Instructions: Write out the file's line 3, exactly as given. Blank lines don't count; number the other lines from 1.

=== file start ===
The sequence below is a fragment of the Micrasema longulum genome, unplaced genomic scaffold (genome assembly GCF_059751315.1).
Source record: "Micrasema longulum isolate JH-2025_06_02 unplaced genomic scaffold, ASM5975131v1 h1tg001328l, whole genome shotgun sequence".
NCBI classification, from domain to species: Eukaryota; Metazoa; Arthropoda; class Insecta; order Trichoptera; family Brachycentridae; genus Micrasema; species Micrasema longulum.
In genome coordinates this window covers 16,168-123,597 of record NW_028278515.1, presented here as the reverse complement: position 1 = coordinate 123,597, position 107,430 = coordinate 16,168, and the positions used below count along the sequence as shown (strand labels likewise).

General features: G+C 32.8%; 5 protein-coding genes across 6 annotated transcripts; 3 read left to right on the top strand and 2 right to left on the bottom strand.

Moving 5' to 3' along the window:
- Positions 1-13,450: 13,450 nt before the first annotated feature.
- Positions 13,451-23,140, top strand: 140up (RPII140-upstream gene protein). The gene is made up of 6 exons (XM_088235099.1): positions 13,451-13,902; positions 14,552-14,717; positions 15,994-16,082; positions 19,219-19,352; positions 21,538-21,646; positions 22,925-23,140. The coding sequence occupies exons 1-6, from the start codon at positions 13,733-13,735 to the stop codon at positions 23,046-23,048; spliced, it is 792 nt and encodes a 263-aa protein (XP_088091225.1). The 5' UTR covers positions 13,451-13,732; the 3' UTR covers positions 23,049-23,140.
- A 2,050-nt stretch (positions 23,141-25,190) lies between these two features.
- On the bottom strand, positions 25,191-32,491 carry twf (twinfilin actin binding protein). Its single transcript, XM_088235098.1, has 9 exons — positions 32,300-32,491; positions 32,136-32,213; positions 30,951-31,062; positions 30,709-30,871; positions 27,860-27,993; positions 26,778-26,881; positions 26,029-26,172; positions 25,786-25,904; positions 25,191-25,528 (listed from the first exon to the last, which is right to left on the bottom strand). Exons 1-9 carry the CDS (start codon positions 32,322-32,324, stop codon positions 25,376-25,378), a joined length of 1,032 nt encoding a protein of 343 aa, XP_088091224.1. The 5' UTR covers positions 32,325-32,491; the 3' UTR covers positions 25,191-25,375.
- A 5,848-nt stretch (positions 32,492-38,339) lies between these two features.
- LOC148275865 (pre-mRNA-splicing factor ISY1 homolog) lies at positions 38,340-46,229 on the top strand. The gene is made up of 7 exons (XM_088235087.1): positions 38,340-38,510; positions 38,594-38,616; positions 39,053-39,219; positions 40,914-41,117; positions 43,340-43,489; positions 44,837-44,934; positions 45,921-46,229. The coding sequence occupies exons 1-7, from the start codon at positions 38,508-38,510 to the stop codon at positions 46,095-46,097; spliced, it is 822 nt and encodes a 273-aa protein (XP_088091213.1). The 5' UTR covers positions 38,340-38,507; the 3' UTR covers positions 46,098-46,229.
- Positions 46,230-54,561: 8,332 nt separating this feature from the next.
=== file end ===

NCBI classification, from domain to species: Eukaryota; Metazoa; Arthropoda; class Insecta; order Trichoptera; family Brachycentridae; genus Micrasema; species Micrasema longulum.